Some of my literary obsessions are more easily controlled because I have being reading them more or less in sync with their publication; probably no surprise that a Scot of my time and place awaits with relish each new book by Banks, RankinMacLeod and Brookemyre. My latest Sci Fi serial addiction is the work of Richard K Morgan - great stuff!

The other category is authors you’ve read out of order who you know you have to complete. In this category falls Val McDemird (I blame Radio4’s bookclub for hooking me on the Mermaids Singing – seriously nasty and compelling – so I read all her other Tony Hill books and now have to figure out a strategy for reading the rest of her work).

I’ve also read Jeffrey Deaver out of order, but having read a couple of his early ones trawled out of Amazon’s long tail, I’m not convinced I’ll get around to reading all his stuff. The Lincoln Rhyme series is mandatory of course. The computer non-science content of “The Blue Nowhere” made we wince (I hate when that happens – I bet cops wince when they read lousy depictions of police procedure even though the rest of us go quite happily with the flow).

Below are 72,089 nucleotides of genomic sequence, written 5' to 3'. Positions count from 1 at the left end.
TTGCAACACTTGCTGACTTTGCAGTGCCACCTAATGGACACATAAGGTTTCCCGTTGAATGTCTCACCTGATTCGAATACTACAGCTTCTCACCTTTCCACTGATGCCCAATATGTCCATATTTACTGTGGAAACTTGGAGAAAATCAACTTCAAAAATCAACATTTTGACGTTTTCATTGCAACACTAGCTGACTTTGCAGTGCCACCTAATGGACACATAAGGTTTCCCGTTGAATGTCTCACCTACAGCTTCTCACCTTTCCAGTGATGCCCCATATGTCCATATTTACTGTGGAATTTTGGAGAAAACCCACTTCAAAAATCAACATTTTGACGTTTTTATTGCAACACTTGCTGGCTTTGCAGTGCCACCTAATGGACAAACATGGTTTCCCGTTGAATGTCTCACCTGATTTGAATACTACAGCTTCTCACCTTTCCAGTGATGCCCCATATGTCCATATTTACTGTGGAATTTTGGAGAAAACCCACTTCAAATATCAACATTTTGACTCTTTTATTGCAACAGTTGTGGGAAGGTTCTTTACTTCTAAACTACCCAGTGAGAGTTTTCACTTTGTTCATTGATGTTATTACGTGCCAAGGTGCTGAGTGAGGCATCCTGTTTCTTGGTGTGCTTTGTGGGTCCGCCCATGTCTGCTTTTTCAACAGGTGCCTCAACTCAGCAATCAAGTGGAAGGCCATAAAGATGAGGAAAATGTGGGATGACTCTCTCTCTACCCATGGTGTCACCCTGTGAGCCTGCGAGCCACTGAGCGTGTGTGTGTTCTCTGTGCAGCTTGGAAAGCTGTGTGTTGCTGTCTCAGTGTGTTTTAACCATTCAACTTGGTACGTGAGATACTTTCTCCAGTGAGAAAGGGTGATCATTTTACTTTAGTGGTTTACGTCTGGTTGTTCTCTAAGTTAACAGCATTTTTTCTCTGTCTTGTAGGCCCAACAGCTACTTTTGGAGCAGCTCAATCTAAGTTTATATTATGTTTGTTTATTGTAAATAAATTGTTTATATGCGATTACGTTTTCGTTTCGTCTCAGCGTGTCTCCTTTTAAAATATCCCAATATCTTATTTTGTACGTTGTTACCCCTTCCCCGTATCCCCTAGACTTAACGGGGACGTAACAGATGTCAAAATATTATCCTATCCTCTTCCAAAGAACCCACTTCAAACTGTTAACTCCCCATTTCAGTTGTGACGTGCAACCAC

In summary – if you have any clue that an author may be good – start at the beginning and work your way through (works for me when I so choose!).


Kurt Vonnegut

April 20, 2007

As a young teen reader I read Vonnegut avidly, along with my other faves of Philip José Farmer and Philip K Dick. I belatedly realised on the news of his death that I owe the man some serious re-reading, as I probably missed 90% of what he was on about at the time; I remember my mind being tickled, stretched and entertained, but I can’t remember why – I need to report back!

A recent pleasant memory is hearing him on my beloved BBC Radio 4 telling Mark Lawson about his crapness as a Saab salesman.